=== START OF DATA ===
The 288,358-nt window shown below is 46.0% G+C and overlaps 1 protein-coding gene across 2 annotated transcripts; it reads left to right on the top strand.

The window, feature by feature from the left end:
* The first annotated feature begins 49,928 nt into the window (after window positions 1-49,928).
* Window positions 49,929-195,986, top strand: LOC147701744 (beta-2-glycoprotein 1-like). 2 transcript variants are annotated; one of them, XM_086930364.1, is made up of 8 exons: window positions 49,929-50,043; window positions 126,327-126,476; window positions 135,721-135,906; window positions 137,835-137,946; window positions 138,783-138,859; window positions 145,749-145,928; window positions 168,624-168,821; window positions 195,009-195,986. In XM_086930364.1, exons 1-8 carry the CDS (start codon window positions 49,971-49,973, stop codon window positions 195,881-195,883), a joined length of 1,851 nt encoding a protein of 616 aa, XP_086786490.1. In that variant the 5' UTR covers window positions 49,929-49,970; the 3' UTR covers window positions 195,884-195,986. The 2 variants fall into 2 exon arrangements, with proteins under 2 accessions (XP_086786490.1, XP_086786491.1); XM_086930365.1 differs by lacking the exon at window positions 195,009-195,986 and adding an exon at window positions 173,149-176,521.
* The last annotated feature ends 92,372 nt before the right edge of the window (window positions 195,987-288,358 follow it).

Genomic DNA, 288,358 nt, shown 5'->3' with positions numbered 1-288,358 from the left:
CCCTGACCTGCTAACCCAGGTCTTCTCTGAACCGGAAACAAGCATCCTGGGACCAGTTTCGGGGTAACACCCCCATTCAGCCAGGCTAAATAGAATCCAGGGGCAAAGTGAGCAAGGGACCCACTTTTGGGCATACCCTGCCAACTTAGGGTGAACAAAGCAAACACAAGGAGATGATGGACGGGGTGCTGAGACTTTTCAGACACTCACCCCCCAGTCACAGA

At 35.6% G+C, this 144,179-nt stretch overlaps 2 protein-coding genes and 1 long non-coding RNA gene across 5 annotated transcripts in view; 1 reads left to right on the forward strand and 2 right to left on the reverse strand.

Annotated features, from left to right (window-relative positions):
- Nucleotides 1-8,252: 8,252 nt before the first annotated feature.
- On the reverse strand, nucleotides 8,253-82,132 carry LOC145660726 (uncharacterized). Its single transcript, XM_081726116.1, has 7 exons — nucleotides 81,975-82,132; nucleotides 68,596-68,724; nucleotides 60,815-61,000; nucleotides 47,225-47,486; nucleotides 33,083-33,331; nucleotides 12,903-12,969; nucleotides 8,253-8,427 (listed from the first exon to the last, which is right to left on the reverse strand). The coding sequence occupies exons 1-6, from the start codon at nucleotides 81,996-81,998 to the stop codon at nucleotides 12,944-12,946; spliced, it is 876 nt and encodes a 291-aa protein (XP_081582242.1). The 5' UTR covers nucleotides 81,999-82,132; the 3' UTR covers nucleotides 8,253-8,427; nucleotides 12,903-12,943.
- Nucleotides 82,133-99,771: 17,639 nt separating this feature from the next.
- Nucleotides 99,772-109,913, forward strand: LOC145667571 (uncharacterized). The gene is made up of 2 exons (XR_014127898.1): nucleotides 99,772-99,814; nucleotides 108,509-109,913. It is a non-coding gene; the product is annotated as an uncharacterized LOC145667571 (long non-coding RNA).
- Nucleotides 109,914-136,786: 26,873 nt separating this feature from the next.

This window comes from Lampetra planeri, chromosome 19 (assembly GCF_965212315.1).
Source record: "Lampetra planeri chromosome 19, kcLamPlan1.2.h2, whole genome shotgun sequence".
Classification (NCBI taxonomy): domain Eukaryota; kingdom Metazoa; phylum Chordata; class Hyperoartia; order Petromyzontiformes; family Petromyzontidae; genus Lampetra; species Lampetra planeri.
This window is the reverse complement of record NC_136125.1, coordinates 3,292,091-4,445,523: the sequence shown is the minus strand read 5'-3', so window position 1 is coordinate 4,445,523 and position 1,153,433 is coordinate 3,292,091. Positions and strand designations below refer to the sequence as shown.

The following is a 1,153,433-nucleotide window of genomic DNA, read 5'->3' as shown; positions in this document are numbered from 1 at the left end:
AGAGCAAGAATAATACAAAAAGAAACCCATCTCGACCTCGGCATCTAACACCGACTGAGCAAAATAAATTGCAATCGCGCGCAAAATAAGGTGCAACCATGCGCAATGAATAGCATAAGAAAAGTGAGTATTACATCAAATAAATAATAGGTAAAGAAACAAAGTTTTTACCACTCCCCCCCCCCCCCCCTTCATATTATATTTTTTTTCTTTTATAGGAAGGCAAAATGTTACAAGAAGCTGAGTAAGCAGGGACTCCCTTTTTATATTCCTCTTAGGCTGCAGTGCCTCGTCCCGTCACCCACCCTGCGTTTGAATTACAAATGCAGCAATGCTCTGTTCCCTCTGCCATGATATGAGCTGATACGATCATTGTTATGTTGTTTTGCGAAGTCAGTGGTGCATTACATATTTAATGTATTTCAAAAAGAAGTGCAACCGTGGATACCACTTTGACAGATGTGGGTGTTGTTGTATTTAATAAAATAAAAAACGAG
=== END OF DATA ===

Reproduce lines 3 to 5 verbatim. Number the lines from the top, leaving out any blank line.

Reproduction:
* The first annotated feature begins 49,928 nt into the window (after window positions 1-49,928).
* Window positions 49,929-195,986, top strand: LOC147701744 (beta-2-glycoprotein 1-like). 2 transcript variants are annotated; one of them, XM_086930364.1, is made up of 8 exons: window positions 49,929-50,043; window positions 126,327-126,476; window positions 135,721-135,906; window positions 137,835-137,946; window positions 138,783-138,859; window positions 145,749-145,928; window positions 168,624-168,821; window positions 195,009-195,986. In XM_086930364.1, exons 1-8 carry the CDS (start codon window positions 49,971-49,973, stop codon window positions 195,881-195,883), a joined length of 1,851 nt encoding a protein of 616 aa, XP_086786490.1. In that variant the 5' UTR covers window positions 49,929-49,970; the 3' UTR covers window positions 195,884-195,986. The 2 variants fall into 2 exon arrangements, with proteins under 2 accessions (XP_086786490.1, XP_086786491.1); XM_086930365.1 differs by lacking the exon at window positions 195,009-195,986 and adding an exon at window positions 173,149-176,521.
* The last annotated feature ends 92,372 nt before the right edge of the window (window positions 195,987-288,358 follow it).